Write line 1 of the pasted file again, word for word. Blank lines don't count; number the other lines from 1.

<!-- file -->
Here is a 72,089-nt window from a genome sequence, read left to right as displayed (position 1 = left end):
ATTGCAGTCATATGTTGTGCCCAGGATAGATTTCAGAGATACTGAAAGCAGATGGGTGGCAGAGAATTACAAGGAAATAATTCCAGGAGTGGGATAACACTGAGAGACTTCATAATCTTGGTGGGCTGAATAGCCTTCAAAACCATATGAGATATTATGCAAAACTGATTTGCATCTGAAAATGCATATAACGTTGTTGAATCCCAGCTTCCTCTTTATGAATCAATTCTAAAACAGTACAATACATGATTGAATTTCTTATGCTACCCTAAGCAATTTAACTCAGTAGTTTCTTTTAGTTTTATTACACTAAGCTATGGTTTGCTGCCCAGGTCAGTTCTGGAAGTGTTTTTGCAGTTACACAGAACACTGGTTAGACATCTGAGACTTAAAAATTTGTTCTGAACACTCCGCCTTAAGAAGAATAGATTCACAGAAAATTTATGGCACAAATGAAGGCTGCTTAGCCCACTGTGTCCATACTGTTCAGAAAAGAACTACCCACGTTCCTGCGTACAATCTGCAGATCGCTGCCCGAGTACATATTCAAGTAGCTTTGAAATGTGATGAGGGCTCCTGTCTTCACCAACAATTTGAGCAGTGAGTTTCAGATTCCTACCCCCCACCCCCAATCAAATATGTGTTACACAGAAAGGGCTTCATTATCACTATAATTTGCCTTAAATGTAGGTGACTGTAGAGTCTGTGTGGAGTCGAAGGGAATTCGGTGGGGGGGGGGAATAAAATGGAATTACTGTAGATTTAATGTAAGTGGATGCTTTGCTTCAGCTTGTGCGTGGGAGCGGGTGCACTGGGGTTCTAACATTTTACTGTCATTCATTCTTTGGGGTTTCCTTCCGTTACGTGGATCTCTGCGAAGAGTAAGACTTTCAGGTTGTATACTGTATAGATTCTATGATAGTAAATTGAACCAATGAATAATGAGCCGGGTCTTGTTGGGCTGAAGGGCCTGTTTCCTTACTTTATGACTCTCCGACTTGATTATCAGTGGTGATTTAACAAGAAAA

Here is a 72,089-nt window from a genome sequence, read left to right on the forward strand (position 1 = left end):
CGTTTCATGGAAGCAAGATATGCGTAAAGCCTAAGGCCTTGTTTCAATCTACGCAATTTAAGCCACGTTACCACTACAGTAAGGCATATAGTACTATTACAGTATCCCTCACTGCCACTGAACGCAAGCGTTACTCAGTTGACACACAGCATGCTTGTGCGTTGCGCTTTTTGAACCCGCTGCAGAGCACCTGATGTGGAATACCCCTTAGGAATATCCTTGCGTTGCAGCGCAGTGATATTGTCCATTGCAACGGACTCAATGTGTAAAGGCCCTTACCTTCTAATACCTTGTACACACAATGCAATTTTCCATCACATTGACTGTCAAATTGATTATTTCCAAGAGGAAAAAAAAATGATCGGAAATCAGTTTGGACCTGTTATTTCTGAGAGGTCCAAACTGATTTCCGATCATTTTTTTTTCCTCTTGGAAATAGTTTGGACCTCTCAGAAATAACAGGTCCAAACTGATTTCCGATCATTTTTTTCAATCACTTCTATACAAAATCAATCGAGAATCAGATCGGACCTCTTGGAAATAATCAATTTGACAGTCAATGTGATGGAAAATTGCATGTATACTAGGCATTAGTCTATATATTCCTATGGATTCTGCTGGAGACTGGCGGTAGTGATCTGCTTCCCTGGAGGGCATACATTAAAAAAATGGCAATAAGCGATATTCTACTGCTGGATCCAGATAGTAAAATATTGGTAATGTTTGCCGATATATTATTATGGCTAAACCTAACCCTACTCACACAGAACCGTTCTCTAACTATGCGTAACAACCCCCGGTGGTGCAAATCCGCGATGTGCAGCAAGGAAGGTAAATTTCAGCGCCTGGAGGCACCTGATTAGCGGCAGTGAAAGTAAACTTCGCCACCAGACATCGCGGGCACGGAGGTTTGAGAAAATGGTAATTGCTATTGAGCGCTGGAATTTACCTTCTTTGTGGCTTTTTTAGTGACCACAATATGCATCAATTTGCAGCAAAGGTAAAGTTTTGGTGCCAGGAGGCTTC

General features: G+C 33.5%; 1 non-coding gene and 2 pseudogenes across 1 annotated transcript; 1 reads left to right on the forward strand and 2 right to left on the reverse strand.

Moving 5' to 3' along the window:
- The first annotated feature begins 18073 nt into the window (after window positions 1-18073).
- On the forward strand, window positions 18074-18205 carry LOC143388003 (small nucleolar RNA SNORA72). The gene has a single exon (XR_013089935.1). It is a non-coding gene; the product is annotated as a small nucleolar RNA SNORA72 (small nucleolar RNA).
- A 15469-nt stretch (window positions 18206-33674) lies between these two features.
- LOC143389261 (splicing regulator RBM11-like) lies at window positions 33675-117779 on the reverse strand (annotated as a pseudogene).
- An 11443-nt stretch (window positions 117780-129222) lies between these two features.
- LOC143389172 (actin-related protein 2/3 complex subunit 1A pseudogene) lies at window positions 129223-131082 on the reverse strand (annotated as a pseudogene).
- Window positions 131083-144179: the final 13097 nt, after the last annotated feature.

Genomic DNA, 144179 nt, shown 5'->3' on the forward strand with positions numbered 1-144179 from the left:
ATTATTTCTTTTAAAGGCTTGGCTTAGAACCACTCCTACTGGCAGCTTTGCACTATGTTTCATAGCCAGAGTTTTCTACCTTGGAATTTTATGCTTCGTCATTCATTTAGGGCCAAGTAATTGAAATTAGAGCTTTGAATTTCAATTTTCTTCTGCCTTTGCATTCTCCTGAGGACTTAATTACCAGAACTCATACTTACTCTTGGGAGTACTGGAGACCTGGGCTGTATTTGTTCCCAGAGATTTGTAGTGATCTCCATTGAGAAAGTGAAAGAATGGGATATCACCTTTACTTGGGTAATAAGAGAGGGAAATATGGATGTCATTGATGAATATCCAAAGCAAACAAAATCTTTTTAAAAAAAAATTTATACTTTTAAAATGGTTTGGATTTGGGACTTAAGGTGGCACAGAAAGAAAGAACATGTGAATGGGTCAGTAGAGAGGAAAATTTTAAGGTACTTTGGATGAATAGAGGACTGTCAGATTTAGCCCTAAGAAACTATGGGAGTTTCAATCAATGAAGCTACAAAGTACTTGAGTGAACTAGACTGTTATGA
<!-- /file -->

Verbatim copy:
Here is a 72,089-nt window from a genome sequence, read left to right as displayed (position 1 = left end):